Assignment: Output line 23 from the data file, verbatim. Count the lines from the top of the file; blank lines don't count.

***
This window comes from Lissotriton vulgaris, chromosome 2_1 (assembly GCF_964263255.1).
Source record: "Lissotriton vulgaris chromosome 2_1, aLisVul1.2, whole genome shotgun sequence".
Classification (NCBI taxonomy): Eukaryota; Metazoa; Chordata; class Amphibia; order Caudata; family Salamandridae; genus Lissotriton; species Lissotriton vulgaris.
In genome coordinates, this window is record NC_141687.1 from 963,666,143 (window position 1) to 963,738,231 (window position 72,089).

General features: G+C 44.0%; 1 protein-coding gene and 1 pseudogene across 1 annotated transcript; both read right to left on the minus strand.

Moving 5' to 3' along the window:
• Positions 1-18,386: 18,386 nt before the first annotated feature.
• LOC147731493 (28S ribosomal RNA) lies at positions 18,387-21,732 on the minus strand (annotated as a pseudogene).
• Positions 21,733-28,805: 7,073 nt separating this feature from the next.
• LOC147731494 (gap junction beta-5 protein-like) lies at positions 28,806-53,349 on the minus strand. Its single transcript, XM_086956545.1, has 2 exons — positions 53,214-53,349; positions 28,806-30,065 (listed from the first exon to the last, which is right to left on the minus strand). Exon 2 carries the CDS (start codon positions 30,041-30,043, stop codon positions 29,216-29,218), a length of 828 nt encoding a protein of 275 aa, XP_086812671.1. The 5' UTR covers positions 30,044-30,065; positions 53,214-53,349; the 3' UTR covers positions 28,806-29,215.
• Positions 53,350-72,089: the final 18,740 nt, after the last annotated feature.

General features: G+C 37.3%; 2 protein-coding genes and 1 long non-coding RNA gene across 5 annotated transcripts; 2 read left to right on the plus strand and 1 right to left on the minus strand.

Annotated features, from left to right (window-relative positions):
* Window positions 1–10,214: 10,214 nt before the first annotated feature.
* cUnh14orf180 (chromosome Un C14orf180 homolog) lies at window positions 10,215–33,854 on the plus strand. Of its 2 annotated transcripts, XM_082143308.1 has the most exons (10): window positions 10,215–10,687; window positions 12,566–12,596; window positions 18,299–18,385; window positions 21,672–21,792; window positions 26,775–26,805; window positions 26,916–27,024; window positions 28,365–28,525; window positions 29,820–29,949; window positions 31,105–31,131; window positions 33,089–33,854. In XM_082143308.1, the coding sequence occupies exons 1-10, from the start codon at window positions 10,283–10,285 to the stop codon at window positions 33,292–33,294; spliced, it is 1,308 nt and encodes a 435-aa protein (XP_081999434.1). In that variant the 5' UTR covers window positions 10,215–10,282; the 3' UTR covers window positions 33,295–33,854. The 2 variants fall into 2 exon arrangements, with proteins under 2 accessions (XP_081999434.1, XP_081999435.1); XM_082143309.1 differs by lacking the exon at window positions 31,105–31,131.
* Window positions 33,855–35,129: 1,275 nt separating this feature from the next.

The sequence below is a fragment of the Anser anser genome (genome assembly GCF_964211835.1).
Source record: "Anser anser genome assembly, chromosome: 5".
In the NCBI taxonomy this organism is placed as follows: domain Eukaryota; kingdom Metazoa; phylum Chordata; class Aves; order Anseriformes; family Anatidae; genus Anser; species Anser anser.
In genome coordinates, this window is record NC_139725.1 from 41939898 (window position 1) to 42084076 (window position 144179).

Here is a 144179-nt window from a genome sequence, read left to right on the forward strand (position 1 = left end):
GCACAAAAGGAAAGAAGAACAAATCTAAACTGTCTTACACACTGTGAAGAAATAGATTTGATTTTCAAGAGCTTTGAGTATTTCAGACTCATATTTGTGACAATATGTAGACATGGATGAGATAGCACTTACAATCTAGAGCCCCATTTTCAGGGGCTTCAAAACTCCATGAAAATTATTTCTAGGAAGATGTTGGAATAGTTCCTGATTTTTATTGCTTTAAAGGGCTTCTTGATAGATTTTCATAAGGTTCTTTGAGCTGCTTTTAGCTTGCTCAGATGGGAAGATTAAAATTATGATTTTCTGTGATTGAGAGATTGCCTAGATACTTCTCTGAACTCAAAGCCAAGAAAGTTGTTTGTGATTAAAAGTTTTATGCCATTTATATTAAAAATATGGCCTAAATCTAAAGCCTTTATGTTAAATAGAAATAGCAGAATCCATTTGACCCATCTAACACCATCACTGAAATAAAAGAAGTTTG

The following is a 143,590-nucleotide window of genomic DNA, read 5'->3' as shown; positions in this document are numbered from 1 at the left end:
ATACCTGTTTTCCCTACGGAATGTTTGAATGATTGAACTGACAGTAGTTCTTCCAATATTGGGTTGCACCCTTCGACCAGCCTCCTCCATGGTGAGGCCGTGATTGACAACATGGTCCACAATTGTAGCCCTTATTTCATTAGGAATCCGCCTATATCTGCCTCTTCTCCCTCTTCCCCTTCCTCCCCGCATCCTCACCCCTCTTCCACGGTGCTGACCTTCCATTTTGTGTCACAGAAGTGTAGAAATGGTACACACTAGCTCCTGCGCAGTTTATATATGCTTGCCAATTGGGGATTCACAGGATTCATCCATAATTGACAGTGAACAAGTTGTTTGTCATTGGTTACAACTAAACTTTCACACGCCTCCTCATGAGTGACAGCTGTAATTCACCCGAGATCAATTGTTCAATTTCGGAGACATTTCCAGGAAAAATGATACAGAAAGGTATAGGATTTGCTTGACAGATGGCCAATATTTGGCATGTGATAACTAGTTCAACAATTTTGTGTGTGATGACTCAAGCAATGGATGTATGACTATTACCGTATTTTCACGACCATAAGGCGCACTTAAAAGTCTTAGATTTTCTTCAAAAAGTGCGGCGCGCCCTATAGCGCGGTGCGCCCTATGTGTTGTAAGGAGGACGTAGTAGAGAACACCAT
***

The following is a 143,590-nucleotide window of genomic DNA, read 5'->3' as shown; positions in this document are numbered from 1 at the left end: